So I was recently reading my textbook for my auditing class when I came across the section on statistical and nonstatistical sampling. I became extremely distracted and started reading everything I could from a basketball perspective. I found a lot of parallels. And I'm not trying to start Stat Wars V: Revenge of the WARP, I just thought it was an interesting correlation and wanted to share. Argue if you really want, but just know that this isn't my objective.
Because I will be copying most of the work on auditing almost word for word, I better cite: Rittenberg, Johnstone, and Gramling's Auditing: A Business Risk Approach
Nonstatistical Sampling in auditing:
- Evaluation is based off of the auditor's judgment (I should note that there is nothing wrong with this, according to the textbook or myself)
- Requires audit judgment to determine an appropriate sample size and evaluate the results
- Does not provide an objective way to control and measure sampling risk
- Does not require additional software
- Can be based on auditor's prior expectations about errors in the account
- May take less time to plan, select, and evaluate the sample
Nonstatistical Sampling from auditing to basketball (A lot are pretty obvious, skip them if you want to save some time):
- Evaluation is based off of the viewer's judgment
- Requires the viewer to determine if they are seeing a play that is representative of the player and to evaluate the results accordingly
- It's nearly impossible to look at every aspect of the game completely objectively
- Goes back to the whole "don't take the fun out of the game" argument. Without stats, you really don't need to go online to look at all of the numbers just to prove what you already saw
- In auditing, this is really just a good way to add extra skepticism into the process. In basketball, this can be good or bad. Imagine that you know a player has been historically bad at a specific thing, but you saw them do something well. The good is that you can say to yourself, "Hey, that could very well have been a fluke. Or! Or he could be improving, so I'll withhold judgment until further proof." The bad is that you could say, "Hey would you look at that! He fixed his problems." Doesn't happen very often, though (McHale suffered from it...), as I know some eyes-guys are thinking right now. But the worse? Thinking to yourself, "No, I've seen three seasons of him being bad at that. That was a fluke." And being wrong. Probably happens a little more often. The worst? Prior expectations with no base in reality. As much as I know everyone wants to claim they don't do this, everyone does it. Even the stats guys such as myself. It's why Anthony Randolph continues to be so lucrative. Why Darko will always be a bust even if he is average.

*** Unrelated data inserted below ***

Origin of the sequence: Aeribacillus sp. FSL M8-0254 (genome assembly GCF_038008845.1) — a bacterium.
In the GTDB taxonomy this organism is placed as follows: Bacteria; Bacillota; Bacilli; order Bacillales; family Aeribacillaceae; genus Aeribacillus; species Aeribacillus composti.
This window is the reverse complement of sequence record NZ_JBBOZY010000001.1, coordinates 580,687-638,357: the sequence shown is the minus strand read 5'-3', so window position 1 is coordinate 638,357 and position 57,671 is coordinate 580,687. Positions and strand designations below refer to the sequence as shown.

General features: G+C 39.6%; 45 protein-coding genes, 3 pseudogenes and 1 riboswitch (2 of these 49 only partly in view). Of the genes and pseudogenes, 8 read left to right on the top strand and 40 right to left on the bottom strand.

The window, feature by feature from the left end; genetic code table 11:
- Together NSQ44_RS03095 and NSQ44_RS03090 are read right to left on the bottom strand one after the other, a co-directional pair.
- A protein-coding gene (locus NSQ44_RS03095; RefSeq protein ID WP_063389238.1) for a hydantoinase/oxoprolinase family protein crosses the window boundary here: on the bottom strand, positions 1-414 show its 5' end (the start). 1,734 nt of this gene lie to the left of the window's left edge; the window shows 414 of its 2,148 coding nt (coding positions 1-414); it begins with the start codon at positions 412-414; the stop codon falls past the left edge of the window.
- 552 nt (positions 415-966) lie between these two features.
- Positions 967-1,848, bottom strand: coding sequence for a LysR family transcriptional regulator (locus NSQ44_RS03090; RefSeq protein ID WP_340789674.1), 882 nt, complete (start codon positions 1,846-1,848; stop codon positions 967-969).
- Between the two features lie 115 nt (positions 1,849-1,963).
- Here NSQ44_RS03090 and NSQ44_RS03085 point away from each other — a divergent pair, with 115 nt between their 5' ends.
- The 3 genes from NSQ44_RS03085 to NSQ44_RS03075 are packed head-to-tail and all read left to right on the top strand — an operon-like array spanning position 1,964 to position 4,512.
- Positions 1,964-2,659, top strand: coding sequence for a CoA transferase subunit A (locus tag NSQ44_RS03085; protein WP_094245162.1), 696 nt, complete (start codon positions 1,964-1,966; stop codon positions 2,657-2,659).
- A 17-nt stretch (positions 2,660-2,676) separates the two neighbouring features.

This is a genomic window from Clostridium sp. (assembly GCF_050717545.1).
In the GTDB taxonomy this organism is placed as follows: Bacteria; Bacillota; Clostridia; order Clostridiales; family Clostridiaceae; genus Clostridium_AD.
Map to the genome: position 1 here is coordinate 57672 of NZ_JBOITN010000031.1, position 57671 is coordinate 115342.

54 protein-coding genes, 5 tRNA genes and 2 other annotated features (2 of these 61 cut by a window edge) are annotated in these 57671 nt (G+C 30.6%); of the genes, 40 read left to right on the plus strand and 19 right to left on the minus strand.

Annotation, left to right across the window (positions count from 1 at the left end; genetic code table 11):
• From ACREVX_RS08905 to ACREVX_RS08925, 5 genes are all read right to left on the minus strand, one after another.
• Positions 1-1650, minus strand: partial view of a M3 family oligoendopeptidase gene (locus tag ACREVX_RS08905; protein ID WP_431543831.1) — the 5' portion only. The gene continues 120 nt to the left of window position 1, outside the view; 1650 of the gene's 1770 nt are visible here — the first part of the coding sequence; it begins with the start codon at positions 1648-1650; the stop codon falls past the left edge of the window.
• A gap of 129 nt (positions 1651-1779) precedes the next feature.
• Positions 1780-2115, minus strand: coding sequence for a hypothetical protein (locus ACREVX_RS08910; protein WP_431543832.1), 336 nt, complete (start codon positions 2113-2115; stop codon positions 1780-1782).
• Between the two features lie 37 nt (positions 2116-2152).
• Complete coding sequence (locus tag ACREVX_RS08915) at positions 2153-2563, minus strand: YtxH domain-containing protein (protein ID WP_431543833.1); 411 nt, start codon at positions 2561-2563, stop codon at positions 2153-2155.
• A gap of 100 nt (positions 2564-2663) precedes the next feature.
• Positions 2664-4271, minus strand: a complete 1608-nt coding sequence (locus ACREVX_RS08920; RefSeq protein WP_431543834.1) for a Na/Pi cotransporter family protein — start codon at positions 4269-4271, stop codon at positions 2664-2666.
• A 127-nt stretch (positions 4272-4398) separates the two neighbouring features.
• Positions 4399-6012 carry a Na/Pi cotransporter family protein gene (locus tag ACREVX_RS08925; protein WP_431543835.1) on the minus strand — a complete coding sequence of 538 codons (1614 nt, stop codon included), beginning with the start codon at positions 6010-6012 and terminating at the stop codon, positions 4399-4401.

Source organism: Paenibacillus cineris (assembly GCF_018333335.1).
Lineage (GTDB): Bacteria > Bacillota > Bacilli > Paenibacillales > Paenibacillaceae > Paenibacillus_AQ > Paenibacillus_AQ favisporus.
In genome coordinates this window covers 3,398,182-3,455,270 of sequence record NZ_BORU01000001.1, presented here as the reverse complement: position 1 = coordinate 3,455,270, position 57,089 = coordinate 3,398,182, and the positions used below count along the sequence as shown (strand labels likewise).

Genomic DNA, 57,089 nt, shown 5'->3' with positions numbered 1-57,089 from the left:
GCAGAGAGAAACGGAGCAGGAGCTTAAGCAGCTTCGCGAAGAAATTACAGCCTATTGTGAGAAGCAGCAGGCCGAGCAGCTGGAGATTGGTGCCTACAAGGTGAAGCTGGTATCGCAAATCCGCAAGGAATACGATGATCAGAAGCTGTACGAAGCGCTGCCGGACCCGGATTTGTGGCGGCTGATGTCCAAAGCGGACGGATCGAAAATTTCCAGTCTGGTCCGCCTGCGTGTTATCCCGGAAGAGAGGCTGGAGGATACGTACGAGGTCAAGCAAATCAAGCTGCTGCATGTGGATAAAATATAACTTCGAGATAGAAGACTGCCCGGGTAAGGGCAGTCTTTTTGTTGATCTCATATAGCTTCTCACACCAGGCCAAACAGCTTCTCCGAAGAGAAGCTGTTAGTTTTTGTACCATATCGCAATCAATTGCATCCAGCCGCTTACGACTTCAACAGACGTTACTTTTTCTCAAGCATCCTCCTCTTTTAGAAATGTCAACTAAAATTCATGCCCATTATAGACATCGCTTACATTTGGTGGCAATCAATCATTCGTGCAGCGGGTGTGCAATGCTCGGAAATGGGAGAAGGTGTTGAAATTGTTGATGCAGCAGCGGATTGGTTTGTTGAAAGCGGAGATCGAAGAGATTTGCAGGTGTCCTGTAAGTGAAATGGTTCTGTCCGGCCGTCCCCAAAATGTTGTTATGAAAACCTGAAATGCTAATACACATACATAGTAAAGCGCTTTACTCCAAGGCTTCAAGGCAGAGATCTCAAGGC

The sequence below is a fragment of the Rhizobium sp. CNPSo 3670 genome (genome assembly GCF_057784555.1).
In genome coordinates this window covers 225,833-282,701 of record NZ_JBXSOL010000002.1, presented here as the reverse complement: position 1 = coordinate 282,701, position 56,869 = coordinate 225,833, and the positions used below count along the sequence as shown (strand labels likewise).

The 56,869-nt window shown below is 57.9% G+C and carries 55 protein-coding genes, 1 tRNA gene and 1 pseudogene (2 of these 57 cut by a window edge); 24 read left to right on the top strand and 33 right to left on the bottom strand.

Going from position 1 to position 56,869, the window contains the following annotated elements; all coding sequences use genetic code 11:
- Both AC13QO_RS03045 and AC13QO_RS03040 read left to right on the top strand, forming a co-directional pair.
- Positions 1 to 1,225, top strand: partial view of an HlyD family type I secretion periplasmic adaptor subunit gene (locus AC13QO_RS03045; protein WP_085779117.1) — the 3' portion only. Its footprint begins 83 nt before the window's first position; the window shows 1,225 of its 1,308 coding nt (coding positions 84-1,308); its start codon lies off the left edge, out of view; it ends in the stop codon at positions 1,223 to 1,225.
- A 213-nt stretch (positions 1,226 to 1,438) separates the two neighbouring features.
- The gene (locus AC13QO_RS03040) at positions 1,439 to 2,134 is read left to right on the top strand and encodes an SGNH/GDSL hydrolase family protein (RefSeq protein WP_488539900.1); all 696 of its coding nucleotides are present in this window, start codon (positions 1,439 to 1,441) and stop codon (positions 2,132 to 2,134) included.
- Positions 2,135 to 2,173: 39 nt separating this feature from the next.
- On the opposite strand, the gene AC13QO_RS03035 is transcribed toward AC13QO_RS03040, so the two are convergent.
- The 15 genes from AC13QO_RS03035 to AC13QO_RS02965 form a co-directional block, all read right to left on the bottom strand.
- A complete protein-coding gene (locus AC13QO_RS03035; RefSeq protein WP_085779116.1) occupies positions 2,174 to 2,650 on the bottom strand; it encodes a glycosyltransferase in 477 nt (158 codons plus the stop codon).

- It takes a heckuva lot longer to input the data and calculate PER than it does to say, "Hey that Lebron guy, he's pretty good." On the other hand, watching a guy shoot well from behind the arc takes a lot of time to watch games, whereas looking up his shooting percentage on basketball-reference takes 20 seconds. Obviously someone still had to enter the data, but it saves everyone who wants to know from watching and finding out.
Statistical Sampling in auditing:
- Requires extra knowledge of methods or a special computer system
- Requires definitions of acceptable risk and objectives.
- Evaluates the results by providing an objective measure of sampling risk
- Gain efficiencies through computerized selection and statistical evaluation
Statistical Sampling from auditing to basketball:
- Requires the user to know what the numbers mean and how to use them
- There must be set values. What goes into the formula and what does it mean when it comes out?
- Basically that the number is objective. Doesn't always mean it's correct, obviously.
- Once the work is done, it's pretty easy to look at a guy's stats and determine what kind of player he is. i.e. High or low volume/usage, scorer, rebounder, passer, defender, etc.
Now it should be noted that this entire textbook emphasizes the need for an auditor to have knowledge of the company and industry they are auditing. In basketball, that's the equivalent of saying that only seasoned scouts should be using their eyes. Obviously that's a little silly. I'm not trying to say you can't analyze a play if you aren't a pro. But it does imply that your conclusion means less than someone trained in the area, no matter if you are right or wrong. And to be fair and because I'm not trying to start anything, this is just as true for statistical analysis in that you should know what the numbers mean and the strengths and weaknesses behind them before asserting anything. Once again, I'm not trying to tell people not to do this anyways. Have fun, make as many assertions as you want, eyes or stats. But don't expect people not to call you out on them if they disagree with similarly defended assertions.
And because I'm a stats guy and this is usually the basis for my argument, I absolutely have to include the last sentence in the section of the book:
"Combining statistical sampling with
audit judgment generally produces a higher-quality audit conclusion than using audit judgment alone." (which obviously goes for statistical sampling alone as well)